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Water Restoration Published August 18, 2020

Rain, Rain, Go Away…Please don’t come inside to stay!!

As storms are moving through Cincinnati and Dayton water is possibly entering your home or office and affecting your drywall.

Drying wet walls quickly is key to preventing further structural damage, mold, and high replacement costs. Drywall is an absorbent material that contains gypsum and a cardboard-like paper on both sides. Drywall can wick water up to 30 inches or more and be present on both sides of the wall. Often, however, it’s higher on the inside due to reduced evaporation on that side of the drywall. While water damage is sometimes visible, at other times the wall does not show signs of this moisture. Professional moisture detection tools are used to locate abnormal levels of moisture in various building materials. These tools can include sensors, moisture meters, infrared cameras, and other specialty devices. When PuroClean arrives on-site to assist with wet drywall here is what you can expect.

Step 1: Turn off the water at the main and be sure the problem is fixed. PuroClean works with a list of reputable plumbers in Cincinnati and Dayton, if you need a name one can be provided to you.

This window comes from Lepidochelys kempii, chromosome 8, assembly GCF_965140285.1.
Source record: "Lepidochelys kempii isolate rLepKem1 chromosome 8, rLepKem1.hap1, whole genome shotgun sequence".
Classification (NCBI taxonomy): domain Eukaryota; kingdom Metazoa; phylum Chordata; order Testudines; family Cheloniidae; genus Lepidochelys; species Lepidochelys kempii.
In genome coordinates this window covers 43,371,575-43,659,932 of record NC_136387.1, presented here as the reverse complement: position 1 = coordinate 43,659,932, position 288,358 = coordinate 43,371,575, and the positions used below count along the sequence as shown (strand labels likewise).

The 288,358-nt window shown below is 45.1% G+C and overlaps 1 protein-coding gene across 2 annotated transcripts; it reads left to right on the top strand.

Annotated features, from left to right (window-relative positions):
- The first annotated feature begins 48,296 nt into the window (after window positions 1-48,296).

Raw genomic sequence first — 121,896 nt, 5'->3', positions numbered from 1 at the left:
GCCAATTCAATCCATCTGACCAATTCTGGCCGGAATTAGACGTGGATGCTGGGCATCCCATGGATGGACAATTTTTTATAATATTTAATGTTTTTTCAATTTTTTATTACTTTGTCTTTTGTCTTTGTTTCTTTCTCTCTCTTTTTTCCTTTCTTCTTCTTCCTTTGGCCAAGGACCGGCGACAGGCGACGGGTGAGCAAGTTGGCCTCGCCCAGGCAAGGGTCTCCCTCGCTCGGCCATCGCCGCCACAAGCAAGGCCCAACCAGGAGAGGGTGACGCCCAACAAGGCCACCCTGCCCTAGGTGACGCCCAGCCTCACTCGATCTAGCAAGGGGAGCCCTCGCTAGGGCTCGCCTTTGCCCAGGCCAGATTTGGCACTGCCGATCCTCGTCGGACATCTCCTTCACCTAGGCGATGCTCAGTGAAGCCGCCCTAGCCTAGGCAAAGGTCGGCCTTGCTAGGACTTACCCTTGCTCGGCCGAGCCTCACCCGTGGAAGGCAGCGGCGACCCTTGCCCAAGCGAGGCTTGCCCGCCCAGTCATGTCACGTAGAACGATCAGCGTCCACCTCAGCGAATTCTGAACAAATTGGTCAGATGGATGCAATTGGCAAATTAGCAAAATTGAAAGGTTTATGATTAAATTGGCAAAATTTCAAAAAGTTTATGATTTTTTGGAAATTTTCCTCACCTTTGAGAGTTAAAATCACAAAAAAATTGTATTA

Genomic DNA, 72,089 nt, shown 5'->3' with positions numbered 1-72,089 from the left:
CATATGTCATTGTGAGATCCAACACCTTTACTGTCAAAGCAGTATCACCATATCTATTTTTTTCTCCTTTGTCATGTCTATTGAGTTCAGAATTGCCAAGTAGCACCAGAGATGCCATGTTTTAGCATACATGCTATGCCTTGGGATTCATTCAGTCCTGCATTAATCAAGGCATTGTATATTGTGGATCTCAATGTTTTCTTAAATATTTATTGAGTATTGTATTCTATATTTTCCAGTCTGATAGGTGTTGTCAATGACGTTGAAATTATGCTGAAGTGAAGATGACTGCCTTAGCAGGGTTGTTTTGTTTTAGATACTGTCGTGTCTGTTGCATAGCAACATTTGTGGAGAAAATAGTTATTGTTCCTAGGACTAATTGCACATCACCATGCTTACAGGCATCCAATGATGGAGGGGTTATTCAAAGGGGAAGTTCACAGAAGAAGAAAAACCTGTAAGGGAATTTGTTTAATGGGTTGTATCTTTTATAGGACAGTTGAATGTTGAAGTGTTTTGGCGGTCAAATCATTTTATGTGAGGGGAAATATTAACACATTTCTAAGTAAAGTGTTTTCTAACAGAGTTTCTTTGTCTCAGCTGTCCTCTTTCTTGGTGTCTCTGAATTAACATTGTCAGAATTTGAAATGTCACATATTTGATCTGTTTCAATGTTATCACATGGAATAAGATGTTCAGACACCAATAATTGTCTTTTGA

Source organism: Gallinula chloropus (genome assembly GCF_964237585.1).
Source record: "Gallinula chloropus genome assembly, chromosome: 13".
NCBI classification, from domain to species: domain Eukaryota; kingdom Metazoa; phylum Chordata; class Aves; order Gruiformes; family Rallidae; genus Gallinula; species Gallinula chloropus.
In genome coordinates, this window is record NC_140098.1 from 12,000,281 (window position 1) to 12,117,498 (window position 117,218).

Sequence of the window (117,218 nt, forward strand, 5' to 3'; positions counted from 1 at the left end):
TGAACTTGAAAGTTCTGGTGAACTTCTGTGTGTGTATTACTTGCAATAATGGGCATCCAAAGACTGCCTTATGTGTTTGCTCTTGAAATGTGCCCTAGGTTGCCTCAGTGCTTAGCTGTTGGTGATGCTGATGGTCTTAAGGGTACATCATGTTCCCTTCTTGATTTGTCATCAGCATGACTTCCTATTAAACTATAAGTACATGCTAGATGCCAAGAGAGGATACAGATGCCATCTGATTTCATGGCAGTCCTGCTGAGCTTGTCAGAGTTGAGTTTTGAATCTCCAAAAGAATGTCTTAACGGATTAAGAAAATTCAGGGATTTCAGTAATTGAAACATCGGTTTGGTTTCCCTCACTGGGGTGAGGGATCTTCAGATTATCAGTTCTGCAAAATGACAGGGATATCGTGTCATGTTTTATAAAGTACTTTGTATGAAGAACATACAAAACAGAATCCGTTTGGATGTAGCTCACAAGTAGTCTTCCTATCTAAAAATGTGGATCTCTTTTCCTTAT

Step 2: Determine the extent of the water damage using a range of water damage restoration tools. One choice is a non-invasive moisture meter. This meter uses radio waves to test for water without putting holes in the wall.

Step 3: Discuss scope of work and options with the homeowner/ property manager. Set the game plan to move forward.

Step 4: If necessary, extract the water and/or remove affected materials that are unable to be dried in place.

Step 5: Place all necessary equipment; airmovers, dehumidifiers, air scrubbers, electrical boxes and/or injecta dry or hardwood mat system.

Step 6: Final walk through with the homeowner/property manager to explain what is happening and ensure all questions have been answered.

It is important to note: Restoration professionals will monitor and document the drying system at least once a day. That ensures the equipment is operating correctly and for making necessary changes during the drying process. Monitoring includes moisture measurements that are documented throughout the entire process until all materials affected have returned to their pre-loss condition or dry standard.